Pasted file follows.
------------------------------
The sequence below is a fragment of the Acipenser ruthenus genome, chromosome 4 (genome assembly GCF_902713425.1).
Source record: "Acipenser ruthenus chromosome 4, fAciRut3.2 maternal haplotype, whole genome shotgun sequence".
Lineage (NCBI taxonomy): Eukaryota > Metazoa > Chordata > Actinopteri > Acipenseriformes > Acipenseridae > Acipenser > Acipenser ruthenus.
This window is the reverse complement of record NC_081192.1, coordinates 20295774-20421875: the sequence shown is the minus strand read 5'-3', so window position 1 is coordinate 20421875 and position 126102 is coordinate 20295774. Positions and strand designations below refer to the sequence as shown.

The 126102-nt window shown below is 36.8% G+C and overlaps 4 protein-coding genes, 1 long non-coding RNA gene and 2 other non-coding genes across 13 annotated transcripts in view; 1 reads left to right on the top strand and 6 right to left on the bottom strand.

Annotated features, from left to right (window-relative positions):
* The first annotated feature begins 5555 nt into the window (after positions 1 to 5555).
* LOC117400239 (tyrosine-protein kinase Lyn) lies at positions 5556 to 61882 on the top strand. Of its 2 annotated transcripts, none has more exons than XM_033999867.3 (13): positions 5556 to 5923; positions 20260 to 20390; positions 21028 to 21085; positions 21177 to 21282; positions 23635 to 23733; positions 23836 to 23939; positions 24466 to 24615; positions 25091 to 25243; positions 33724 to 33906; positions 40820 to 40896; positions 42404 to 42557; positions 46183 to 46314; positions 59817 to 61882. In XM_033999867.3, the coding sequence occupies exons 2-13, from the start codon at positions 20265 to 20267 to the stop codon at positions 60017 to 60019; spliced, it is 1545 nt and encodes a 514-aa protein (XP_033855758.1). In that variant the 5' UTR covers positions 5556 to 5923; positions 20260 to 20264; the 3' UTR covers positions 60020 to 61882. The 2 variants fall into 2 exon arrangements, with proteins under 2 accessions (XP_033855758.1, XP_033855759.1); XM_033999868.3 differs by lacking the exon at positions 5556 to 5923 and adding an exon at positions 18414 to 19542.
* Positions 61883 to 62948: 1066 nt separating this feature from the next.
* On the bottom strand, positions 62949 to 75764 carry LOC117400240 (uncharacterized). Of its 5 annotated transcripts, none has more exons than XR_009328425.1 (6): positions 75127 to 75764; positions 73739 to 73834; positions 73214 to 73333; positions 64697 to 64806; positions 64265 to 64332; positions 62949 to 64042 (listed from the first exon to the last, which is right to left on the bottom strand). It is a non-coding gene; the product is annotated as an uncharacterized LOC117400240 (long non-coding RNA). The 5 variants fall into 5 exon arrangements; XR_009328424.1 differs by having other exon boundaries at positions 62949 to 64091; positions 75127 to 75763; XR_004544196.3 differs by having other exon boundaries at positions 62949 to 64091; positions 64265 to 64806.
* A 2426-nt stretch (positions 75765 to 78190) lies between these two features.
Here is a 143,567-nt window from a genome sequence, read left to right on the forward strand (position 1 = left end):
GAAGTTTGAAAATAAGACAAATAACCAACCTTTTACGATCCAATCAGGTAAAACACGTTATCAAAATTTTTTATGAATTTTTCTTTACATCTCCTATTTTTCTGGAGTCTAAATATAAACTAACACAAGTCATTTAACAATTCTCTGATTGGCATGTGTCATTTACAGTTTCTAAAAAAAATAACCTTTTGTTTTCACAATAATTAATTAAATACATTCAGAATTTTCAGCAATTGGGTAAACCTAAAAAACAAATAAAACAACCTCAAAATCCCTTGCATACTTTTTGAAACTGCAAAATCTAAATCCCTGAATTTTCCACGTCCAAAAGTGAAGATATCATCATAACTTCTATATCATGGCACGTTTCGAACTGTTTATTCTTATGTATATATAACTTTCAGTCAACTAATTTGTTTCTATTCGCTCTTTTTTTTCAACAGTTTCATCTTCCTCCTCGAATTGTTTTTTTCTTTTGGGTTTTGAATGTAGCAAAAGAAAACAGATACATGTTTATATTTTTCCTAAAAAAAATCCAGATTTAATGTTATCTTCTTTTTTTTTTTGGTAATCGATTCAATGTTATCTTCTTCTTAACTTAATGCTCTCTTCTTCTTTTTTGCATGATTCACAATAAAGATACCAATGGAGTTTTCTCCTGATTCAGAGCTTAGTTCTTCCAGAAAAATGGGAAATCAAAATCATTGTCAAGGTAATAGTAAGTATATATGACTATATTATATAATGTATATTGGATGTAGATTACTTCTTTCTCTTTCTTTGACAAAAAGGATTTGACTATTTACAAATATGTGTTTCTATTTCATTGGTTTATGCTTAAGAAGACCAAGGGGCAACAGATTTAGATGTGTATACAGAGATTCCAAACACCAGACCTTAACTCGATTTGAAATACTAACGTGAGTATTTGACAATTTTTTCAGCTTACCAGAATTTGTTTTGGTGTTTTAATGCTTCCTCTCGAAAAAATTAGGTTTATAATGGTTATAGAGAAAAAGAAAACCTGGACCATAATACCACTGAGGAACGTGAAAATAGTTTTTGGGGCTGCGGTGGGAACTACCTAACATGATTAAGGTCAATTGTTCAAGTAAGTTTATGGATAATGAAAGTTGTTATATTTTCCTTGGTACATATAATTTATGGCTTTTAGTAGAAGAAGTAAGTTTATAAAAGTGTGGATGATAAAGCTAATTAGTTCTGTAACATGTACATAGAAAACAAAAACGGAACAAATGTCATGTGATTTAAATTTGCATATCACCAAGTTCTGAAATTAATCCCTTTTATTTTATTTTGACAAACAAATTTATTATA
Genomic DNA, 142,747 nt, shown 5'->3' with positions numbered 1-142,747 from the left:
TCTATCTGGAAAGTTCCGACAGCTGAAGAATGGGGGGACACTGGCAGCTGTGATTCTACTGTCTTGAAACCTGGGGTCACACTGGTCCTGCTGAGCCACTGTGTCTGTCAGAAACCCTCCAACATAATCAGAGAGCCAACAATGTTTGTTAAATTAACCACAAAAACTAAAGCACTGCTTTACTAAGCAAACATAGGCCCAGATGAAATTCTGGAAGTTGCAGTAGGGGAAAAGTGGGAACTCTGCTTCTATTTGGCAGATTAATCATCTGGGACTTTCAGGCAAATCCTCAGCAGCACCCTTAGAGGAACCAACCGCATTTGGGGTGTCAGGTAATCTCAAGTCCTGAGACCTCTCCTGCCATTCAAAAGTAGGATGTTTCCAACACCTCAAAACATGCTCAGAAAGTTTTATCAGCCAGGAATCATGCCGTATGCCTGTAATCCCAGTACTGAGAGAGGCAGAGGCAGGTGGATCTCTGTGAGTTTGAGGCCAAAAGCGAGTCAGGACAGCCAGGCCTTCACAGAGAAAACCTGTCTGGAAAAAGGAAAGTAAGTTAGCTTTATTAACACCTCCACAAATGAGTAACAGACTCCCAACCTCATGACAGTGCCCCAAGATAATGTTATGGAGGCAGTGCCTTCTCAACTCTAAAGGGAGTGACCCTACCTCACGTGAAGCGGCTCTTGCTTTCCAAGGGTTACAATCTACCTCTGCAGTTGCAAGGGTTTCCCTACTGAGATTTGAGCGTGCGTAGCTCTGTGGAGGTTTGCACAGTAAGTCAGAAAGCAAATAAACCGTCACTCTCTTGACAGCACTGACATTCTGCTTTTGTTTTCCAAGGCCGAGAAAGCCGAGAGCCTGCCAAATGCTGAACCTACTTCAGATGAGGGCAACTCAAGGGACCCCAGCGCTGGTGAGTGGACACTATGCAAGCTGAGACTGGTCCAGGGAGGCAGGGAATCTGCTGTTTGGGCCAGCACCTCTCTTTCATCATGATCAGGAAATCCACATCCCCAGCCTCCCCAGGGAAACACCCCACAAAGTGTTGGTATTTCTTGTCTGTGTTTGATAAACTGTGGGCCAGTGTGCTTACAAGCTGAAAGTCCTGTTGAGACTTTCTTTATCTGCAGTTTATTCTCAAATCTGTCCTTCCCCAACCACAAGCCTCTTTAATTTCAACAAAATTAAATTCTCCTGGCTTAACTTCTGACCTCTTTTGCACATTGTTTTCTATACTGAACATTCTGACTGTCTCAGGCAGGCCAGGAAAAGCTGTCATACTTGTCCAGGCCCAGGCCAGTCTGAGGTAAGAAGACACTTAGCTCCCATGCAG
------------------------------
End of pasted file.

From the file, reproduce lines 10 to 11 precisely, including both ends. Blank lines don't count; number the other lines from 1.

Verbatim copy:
* On the bottom strand, positions 62949 to 75764 carry LOC117400240 (uncharacterized). Of its 5 annotated transcripts, none has more exons than XR_009328425.1 (6): positions 75127 to 75764; positions 73739 to 73834; positions 73214 to 73333; positions 64697 to 64806; positions 64265 to 64332; positions 62949 to 64042 (listed from the first exon to the last, which is right to left on the bottom strand). It is a non-coding gene; the product is annotated as an uncharacterized LOC117400240 (long non-coding RNA). The 5 variants fall into 5 exon arrangements; XR_009328424.1 differs by having other exon boundaries at positions 62949 to 64091; positions 75127 to 75763; XR_004544196.3 differs by having other exon boundaries at positions 62949 to 64091; positions 64265 to 64806.
* A 2426-nt stretch (positions 75765 to 78190) lies between these two features.